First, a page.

So what does “temporary” mean anyway?

For Lew Wolff, it means five years after 2013 spent at the Coliseum, followed by what he hopes is a smooth move to San Jose.

For Mark Davis, it means five more years at the Coliseum while a new Coliseum and village are built next door.

For the Coliseum Authority (JPA), it means… well, they haven’t exactly articulated what that means, have they? It may mean one new stadium, or two. It means having the Raiders and A’s pay more to stay temporarily at the Coliseum in order to reduce the subsidy Oakland and Alameda County currently pay to keep the place running. How much more? We don’t really know. It’s a delicate balancing act. In the previous post I alluded to Davis and Wolff not wanting significantly higher rents at the stadium, yet that’s exactly what will be required if the JPA is to reach its goal of offsetting costs better.

The Merc’s John Woolfork and the Chronicle’s John Shea have dug into the lease matter more, getting reaction from local pols.

Woolfork found that the lease extension talk started in July 2011, when A’s President Michael Crowley first requested a lease extension. With the negotiations going very slowly, the surprise is the MLB tried to help act as an intermediary in the discussions but was rejected by the A’s.

Shea’s big find was that Wolff, while preferring to stay in Oakland over a move to a “temporary home venue”, admitted that “there are options” for such a transitional home.

Those two new pieces of information are huge. Whether or not you believe Wolff is bluffing with the temporary venue idea, he just played that card. He’s thinking about it. And you can bet that he has at least one location in mind. It’s out of the standard team owner playbook. Many will feel that the A’s are locked into the East Bay thanks to territorial rights, and that more than anything should dictate how the A’s and MLB act. Most of the time, these positions are merely negotiating ploys to extract concessions. Playing the temporary venue card is a sure sign of desperation, which Wolff has displayed for some time. If it forces MLB to act on his request or the JPA to commit to a Raiders stadium that would remake the Coliseum complex (per the letter), it will have been well worth it. If it results in a “mutually beneficial” five year lease, it buys everyone time to figure out the next step.

There is a value proposition in play. In the short term (the length of the extension), the A’s will be averse to a lease that hurts their revenue position. For instance, the Warriors’ lease at Oracle Arena had the team pay $7.5 million for the 2011-12 season. That figure includes revenue sharing of club seat and suite sales, which helped finance the arena. The A’s rent for 2012 is $1 million, and they get to keep parking and some ad/concession revenues. If the A’s were forced to pay something closer to what the Warriors pay while giving up revenue, that’s up to a $10 million hit to team revenue, or -6% or so annually. Suddenly the lease extension isn’t just a matter of convenience, it’s a real question of cost-benefit. There is a point at which it costs too much to stay at the Coliseum, especially if there are no agreements on improvements to the old stadium such as scoreboards or even plumbing (those resources would be used on new stadia). I don’t think the A’s should get the sweetheart deal they’ve been on since 1995, but this seems like too much considering the age and state of the Coliseum.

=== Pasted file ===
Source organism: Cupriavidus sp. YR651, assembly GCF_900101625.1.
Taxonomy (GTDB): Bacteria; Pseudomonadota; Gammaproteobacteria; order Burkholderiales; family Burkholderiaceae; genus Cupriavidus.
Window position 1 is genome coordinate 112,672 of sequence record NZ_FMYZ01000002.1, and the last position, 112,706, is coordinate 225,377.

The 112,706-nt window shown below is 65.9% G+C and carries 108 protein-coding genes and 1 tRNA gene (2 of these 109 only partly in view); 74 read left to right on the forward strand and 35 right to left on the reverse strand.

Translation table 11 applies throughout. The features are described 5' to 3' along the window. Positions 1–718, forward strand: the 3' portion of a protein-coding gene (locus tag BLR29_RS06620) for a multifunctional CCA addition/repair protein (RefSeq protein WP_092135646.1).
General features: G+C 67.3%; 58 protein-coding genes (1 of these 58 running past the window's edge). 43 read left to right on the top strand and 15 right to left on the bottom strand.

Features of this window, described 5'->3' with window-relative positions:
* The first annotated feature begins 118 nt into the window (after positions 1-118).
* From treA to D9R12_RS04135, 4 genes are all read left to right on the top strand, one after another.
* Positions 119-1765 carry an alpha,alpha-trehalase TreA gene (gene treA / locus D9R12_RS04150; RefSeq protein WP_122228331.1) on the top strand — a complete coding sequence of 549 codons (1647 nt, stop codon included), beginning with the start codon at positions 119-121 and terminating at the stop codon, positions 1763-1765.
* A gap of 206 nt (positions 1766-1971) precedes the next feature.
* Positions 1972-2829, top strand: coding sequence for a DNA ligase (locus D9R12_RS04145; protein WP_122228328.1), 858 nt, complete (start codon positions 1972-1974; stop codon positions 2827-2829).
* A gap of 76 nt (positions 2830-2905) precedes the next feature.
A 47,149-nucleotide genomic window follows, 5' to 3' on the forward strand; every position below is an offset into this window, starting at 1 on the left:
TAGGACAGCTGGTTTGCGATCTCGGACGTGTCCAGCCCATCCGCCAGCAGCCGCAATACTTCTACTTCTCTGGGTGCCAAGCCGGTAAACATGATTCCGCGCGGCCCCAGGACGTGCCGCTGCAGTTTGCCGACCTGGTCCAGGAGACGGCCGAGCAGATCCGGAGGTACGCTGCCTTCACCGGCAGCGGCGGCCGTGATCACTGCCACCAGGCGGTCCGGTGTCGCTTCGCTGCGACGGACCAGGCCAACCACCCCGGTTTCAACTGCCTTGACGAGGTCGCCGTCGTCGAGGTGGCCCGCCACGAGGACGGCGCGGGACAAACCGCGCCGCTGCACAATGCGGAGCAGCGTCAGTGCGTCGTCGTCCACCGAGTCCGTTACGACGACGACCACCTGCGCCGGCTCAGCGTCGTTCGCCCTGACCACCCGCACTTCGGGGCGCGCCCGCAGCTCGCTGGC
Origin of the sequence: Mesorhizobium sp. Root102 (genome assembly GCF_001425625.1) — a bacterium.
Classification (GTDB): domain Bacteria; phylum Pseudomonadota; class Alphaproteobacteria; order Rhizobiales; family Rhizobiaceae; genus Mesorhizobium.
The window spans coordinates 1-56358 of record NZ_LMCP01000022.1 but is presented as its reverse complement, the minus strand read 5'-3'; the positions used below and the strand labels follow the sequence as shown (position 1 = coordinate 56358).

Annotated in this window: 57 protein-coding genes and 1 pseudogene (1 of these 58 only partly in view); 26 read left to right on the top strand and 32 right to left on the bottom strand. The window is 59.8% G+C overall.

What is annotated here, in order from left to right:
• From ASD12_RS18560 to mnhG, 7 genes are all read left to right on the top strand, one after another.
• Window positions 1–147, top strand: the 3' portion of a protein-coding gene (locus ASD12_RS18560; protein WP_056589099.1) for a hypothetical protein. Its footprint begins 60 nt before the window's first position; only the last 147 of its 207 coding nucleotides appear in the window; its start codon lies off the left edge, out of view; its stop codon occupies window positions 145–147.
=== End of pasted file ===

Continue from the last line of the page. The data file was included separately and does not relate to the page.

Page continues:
That’s how the specter of a temporary home comes closer to being real. If the A’s are faced with having to forego $10 million in revenue each year for five years, would it make sense to invest that money in a different option? A temporary option?

One more to consider: If you attended a Warriors home game this year, you probably noticed the lovely, brand new high-definition, center-hung scoreboard. It’s part of an $8 million improvement plan at Oracle Arena that was implemented to upgrade technology. Half of the project was paid for by the W’s, and the rest was split between the JPA and AEG, the new arena operator. The bidding process for a new operator for both the Coliseum and Arena included a requirement that the winning bidder pay for improvements at Oracle Arena. The vendor for the arena’s technology package? Cisco. For whatever reason, there was no request to make any additional improvements to the Coliseum. New anything at the Coliseum could help convince either of the tenants to stay.

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